[16]  Article 55, UN Charter; Articles 1 of the International Covenant on Civil and Political Rights (ICCPR) and the International Covenant on Economic, Social and Cultural Rights (ICESR).  

[17]   “‘Persecution’ means the intentional and severe deprivation of fundamental rights contrary to international law by reason of the identity of the group or collectivity”; Articles 7(2)(g), Rome Statue of the ICC.

[18]  “Case Concerning Military and Paramilitary Activities in and against Nicaragua (Merits) (Nicaragua v. United States)”, (1986) ICJ Rep. 14, 94; Yoram Dinstein, War, Aggression and Self-Defense (Cambridge: Cambridge University Press, 2011) para. 607 (hereafter, Dinstein, War Aggression and Self-Defense).

[19]  Hersch Lauterpacht (ed), Oppenheim’s International Law, 7th edition, 1948, p. 432.

[20]  Yoram Dinstein, The International Law of Belligerent Occupation, (Cambridge, Cambridge University Press, , 2009), pp.55-60. (hereafter, Dinstein, The International Law of Belligerent Occupation).

[21]  Yutaka Arai-Takahashi, The Law of Occupation: Continuity and Change of International Humanitarian Law, and its Interaction with International Human Rights Law, (Martinus Nijhoff, 2009), Chapter 11.

[22]  This was the case, for example, following the US invasion of Iraq in 2003.
See: Andrea Carcano, The Transformation of Occupied Territory in International Law, (Brill I Nijhoff publishers, 2015).

[23]  Article 43, Hague Regulations 1907 and Article 64, Fourth Geneva Convention 1949. See also: Marco Sassòli, “Legislation and Maintenance of Public Order and Civil Life by Occupying Powers”, European Journal of International Law, Vol. 16, 2005, p.662, available at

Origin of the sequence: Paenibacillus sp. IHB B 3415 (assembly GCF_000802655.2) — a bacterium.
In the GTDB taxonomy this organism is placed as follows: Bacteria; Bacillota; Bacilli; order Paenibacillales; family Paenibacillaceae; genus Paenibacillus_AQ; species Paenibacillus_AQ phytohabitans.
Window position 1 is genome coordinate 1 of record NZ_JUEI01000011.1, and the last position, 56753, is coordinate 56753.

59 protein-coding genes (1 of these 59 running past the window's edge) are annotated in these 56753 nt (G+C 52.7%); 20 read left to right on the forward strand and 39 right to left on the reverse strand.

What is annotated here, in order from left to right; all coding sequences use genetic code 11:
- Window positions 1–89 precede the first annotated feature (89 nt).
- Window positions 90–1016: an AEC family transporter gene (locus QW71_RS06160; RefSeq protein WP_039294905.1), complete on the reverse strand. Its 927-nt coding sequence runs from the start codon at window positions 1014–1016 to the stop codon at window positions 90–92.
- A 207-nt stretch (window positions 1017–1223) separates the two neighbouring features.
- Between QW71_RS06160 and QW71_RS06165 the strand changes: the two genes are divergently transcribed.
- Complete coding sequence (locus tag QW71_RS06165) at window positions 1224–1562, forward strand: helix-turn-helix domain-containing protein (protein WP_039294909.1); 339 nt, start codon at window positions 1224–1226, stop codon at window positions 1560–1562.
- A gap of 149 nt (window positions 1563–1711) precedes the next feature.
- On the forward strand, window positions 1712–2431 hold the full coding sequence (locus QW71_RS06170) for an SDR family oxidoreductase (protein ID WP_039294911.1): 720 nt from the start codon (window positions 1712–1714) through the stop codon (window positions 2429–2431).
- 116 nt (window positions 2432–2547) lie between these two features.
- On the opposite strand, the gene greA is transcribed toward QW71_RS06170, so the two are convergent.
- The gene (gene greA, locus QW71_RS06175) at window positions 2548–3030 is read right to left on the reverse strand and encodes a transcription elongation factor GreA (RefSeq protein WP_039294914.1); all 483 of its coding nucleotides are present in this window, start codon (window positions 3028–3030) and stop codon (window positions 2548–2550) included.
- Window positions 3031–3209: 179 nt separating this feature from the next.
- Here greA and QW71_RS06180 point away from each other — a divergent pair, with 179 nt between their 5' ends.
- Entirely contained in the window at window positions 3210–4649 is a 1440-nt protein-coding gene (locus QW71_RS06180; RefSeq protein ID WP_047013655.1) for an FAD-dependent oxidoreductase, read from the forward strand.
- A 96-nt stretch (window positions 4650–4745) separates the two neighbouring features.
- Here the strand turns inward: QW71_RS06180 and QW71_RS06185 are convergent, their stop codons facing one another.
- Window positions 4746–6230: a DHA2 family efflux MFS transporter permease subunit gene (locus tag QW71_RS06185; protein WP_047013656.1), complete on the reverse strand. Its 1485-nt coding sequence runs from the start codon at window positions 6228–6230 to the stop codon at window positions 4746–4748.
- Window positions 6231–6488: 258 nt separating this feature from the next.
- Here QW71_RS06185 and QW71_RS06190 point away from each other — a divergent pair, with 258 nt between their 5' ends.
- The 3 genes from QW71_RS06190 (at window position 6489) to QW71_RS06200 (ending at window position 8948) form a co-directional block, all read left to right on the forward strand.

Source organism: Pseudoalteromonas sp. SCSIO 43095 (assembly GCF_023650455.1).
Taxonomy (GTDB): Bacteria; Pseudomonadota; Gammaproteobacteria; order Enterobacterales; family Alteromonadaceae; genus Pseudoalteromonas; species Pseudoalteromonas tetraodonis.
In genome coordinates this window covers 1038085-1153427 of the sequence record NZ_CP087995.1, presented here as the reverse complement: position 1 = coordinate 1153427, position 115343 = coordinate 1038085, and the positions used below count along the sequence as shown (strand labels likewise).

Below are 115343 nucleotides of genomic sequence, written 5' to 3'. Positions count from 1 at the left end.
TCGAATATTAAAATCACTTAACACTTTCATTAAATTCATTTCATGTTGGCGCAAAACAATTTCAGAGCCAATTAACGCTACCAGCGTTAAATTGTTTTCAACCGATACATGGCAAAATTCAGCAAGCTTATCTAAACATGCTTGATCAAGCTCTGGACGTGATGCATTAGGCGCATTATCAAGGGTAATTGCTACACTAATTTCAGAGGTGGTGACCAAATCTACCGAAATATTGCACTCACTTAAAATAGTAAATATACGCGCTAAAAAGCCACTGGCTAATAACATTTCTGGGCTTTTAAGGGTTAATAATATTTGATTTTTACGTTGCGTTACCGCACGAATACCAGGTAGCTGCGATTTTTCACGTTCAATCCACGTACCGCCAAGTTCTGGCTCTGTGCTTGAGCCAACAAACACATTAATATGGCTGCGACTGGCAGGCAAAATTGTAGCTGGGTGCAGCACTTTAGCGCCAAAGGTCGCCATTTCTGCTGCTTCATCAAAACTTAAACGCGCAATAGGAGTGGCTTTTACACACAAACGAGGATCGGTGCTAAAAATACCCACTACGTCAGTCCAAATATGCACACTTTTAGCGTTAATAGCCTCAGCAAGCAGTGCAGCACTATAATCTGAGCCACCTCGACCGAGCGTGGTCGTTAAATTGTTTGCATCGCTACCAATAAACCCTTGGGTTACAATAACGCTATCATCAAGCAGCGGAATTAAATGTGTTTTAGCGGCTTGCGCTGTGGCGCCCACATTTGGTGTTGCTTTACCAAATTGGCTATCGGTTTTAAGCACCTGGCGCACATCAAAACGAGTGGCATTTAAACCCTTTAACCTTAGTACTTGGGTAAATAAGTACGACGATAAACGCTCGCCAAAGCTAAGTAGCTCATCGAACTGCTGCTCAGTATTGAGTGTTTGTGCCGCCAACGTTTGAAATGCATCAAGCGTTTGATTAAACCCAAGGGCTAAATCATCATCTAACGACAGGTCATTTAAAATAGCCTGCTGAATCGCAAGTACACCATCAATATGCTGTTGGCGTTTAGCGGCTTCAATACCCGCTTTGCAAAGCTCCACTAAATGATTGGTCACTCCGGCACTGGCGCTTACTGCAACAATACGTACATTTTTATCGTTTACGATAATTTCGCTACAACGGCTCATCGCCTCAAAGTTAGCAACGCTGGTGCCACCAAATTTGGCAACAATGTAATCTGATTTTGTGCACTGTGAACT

[24]  Aeyal Gross, “The Righting of the Law of Occupation”, in Nehal Bhuta (ed.), The Frontiers of Human Rights, (Oxford: Oxford University Press, 2016).

[25]  It bears noting that the use of the term ‘unlawful occupation’ is misleading insofar as there is no difference between lawful and unlawful occupation in dealing with the respective duties of the occupier. See “Hostages trial” (US Military Tribunal, Nuremberg, 1948), 8 LRTWC 34, 59, available at See also: Dinstein, The International Law of Belligerent Occupation, p.3.

[26]  Article 2(4), UN Charter. See also, Rotem Giladi, “The Jus ad Bellum/Jus in Bello Distinction and the Law of Occupation”, Israel Law Review, Vol. 41, 2008.

[27]  See: Vaious Koutroulis, “The application of international humanitarian law and international human rights law in situations of prolonged occupation: only a matter of time?”, International Review of the Red Cross, 31 March 2012, No. 855, available at

[28]  See the Israeli military administration’s measures to developed the quarries, later approved by the Israeli supreme court as forms of economic development permitted by an occupying power; HCJ 2164/09, Yesh Din v. IDF Commander in the West Bank et al., 26 December 2011.

[29]  Benvenisti, The International Law of Occupation, pp.76-87.

[30]  Meron, “The West Bank and International Humanitarian Law”, p.10.

[31]  Meron, “The West Bank and International Humanitarian Law”, p.10.

[32]  On the status of the prohibition on the use of force as peremptory norms (jus cogens): Dinstein, War Aggression and Self-Defense, p.104. See also: Robert Adams, “Transformative Military Occupation: Applying the Laws of War and Human Rights”, in Michael Schmitt, Jelena Pejic (eds), International Law and Armed Conflict: Exploring the Faultlines (Brill I Nijhoff publishers, 2005), pp.439-495.